Many flexible packaging companies are building growth strategies around digital print technologies, integrating digital presses into their current operations. Many of these converters are not looking to replace current flexo and rotogravure equipment, but integrate with more traditional means of production.

There are many benefits to doing so: no plates, minimal setup time, fast turnaround, the ability to easily incorporate variable data and the advantages of advanced color matching. In addition, digital technology offers a new cost model, allowing printers and converters to print only what is needed, resulting in the elimination of large amounts of waste and expensive storage. In short, digital printing offers both a flexible and cost-effective platform.

A variety of factors besides shorter run lengths favor future growth in the digital platform for flexible packaging. In addition to the growth of government-mandated information on packages and track-and-trace information, the rise of social media is enabling targeted versions and personalized campaigns. And brand managers are leading the charge.

Flexible packaging converters are generally driven by brands. In general, brands demand the following:

Global solutions: International marketing campaigns require an international network of converters that provide consistent quality and color matching at any quantity.

Reduced costs: Economic pressure has resulted in efforts to reduce costs across the supply chain. Shorter runs, just-in-time delivery, minimal inventory and geographical proximity to production sites are all key factors.

SKU proliferation: There are more versions than ever for each product. Multiply that by different languages and regional requirements and it becomes quite challenging. Packaging converters deal with more and more short runs, and they need to use their existing high-speed solutions for long jobs only.

Mass customization and versioning: Event-driven marketing has resulted in many customized runs that demand fast turnaround times. Additionally, the retail channel often requires versioning to ensure differentiation from chain to chain.

Flexible packaging converters who recognize these trends will equip themselves with the tools necessary to serve brands. These tools include not only digital presses, but automated workflows, new finishing capabilities and inline systems necessary to provide just-in-time deliveries and customized flexible packaging.

One of the key technologies enabling digital printing is low energy electron beam (EB) curing of over print varnishes (OPV) protecting surface-printed digital inks. The EB curing can be done either in line with the digital press or offline.

The reason EB is so attractive is that its benefits align with what CPG companies’ research and development and brands are asking their suppliers for. In addition, it actually unlocks the potential of digital printing on the surface of films, allowing it to be relevant for more “ready-to-go” applications. Consider the following:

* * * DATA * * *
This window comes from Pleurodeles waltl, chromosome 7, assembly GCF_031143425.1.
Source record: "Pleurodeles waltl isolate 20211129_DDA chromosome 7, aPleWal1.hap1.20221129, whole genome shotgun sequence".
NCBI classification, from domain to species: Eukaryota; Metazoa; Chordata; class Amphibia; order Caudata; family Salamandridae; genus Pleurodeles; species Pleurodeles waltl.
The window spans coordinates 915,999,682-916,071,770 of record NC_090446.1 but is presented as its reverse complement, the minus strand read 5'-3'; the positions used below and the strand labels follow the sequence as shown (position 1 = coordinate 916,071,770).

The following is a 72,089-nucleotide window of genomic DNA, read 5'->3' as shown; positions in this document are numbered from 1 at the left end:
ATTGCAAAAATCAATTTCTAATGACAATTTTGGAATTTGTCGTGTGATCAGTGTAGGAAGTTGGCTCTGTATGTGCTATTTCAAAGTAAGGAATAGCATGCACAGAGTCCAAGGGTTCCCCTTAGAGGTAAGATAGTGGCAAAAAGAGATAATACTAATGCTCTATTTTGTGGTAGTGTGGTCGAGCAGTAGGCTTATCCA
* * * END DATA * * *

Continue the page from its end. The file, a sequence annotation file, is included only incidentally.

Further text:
CPGs are asking for more sophisticated multi-layer, monoweb films to replace laminations and save money. By digitally surface printing these more sophisticated structures, and then protecting them with EB varnishes, printers are able to provide the next best thing to buried print at a significant reduction in cost to traditional duplex or triplex laminations.

CPGs want materials, structures and films which result in source reduction. This means thinner structures and less constituents. In many cases, this can be best accomplished by reshaping a portion of the flexibles portfolio to non-laminated materials - and then digitally surface-printing and EB varnishing them inline.

CPGs and their printers want a total solution. With an end-to-end solution, not just a printing process, printers gain more credibility.

So EB’s role in digital printing is critical to driving acceptance. What makes the EB OPV’s or top coatings so attractive? And the EB process so attractive for inline processing with digital presses?

The EB coatings are highly cross-linked. This allows for many of the excellent lamination-like properties they provide. For example, heat resistance, scuff and abrasion resistance, consistent coefficient of friction and a wide range of gloss and matte finishes. Essentially, the EB coatings provide protection of the digital inks. They act like a lamination. And at a fraction of the costs of a lamination.

The EB coatings are also FDA-compliant. They’re safe for food. EB is used to cure EB inks, coatings and laminations for food packaging applications around the world because it provides a highly cross-linked finished product with ultra-low odor and extractables for many of the most demanding food-grade applications.

EB OPVs are safe for the environment. The EB varnishes are 100 percent solids chemistry. With 0 percent VOCs. No solvents. The EB varnishes require no after treatment technology to destruct or collect solvents.

In addition to the benefits of the EB varnishes, the EB process has many advantages too.

For starters it is easy to integrate in line with a digital printing press. Today’s low-voltage EB units are compact and lightweight and easy to install, and mechanically and electrically integrate with a downstream coating head and printing press.

Additionally, EB units are extremely cost effective to run and maintain and with incredibly low operating costs when compared to some thermal dryers or UV curing systems. Finally, the EB process has little or no effect on the plastic films or packaging structures, unlike thermal dryers which add heat to films and have to be taken away.

Understanding the advantages of digital adoption for package converters today, along with the evolving demands of brand customers, it seems clear that digital printing combined with EB OPVs represents a growth opportunity for flexible packaging converters.


Energy Sciences, Inc.
(978) 694-9000